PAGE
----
Friday, September 13, 2013

Man Sentenced to 14 Months in Jail After Lying About Lead-Based Paint Certification

Lead certification enforcementPortland, OR- This past July, Vancouver, Washington resident Martin Glaves Kuna, age 66, was sentenced to 14 months in prison after he plead guilty to one count of wire fraud. Kuna deceived his customers by stating he was certified to perform lead-based paint inspections and testings. He worked in homes where children resided despite the fact that he did not have the proper certifications from the state. Kuna advertised his services from 2008 to 2012, stating he was qualified to perform lead-based paint inspections. He performed over 10 inspections during this time.

In 1992, the Environmental Protection Agency passed the Residential Lead-Based Paint Hazard Reduction Act in an attempt to protect children who resided in homes with lead-based paint. Children, when exposed, can experience a variety of negative side effects, including loss in IQ, poor memory, and seizures. Studies have shown that children and adults exposed to lead are more likely to become involved with crime and murder.

Without the proper training, inspectors may endanger the lives of the residents in the homes they are inspecting. Kuna inspected a home where children were present and informed the owner that there were no lead dangers where hazardous lead was indeed present. Children in several of the homes Kuna inspected experienced an increased in their blood lead levels.

In 2012, EPA investigators told Kuna he must stop his work since he lacked the required training and certification. Kuna, however, ignored the EPA and continued to falsely advertise his skills.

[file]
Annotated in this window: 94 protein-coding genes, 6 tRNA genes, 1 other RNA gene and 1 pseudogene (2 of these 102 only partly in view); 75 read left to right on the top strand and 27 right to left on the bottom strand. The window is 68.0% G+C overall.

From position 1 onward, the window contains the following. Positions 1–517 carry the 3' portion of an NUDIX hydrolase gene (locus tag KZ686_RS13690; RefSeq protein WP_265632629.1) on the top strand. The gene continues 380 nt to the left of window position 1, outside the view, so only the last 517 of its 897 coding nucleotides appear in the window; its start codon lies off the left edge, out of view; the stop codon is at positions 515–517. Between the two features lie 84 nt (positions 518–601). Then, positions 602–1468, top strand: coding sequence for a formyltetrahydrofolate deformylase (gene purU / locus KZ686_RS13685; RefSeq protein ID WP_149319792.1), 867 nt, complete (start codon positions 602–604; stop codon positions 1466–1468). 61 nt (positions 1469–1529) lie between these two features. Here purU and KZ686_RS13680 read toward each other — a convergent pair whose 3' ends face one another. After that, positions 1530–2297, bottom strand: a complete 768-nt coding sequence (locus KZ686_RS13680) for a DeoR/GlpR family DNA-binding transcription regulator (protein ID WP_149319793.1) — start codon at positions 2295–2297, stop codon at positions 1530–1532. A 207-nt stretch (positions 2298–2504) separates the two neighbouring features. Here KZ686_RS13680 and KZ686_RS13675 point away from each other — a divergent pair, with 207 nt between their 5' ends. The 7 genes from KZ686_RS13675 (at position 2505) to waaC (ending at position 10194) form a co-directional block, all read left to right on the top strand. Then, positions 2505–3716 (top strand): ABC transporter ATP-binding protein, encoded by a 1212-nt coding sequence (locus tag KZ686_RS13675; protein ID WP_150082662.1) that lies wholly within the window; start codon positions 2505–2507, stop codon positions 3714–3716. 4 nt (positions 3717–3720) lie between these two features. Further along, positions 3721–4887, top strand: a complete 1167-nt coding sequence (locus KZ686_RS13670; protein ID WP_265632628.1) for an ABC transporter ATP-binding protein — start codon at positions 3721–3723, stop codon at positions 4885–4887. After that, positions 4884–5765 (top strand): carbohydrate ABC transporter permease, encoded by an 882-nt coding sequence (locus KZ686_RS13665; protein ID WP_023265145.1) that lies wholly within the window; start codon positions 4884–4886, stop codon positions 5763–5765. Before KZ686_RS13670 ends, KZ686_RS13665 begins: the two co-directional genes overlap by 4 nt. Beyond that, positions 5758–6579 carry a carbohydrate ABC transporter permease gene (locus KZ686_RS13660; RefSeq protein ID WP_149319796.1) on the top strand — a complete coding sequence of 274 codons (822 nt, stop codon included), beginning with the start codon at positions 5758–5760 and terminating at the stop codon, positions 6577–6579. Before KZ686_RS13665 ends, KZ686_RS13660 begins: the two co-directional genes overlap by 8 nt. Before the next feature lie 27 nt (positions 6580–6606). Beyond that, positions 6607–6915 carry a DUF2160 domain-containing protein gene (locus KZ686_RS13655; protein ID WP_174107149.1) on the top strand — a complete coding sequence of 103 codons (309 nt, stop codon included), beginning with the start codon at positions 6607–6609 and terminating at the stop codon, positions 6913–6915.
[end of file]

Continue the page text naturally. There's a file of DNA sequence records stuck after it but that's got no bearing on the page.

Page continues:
U.S. District Judge Michael H. Simon told Kuna in his trial, "The bottom line is, the actions you engaged in put children at risk. Our society just cannot allow that."

In Washington, to become a Certified Lead Inspector individuals must attend a 24-hour approved training course, and register with the Washington State Department of Health for $25. A third party exam must be passed to secure a Lead Inspector license. The Inspector must also work for a Certified Firm,  which requires that every three years the company must register with the state as well for $25. Certified Firms must meet the current minimum requirements of the department of labor and industries regarding a surety bond and insurance, or have a liability, errors and omissions, insurance policy in the minimum amount of five hundred thousand dollars.

Want to become certified to work with lead-based paint? GreenEDU offers initial and refresher courses so that you can earn and maintain your certification! Register for a course in your area!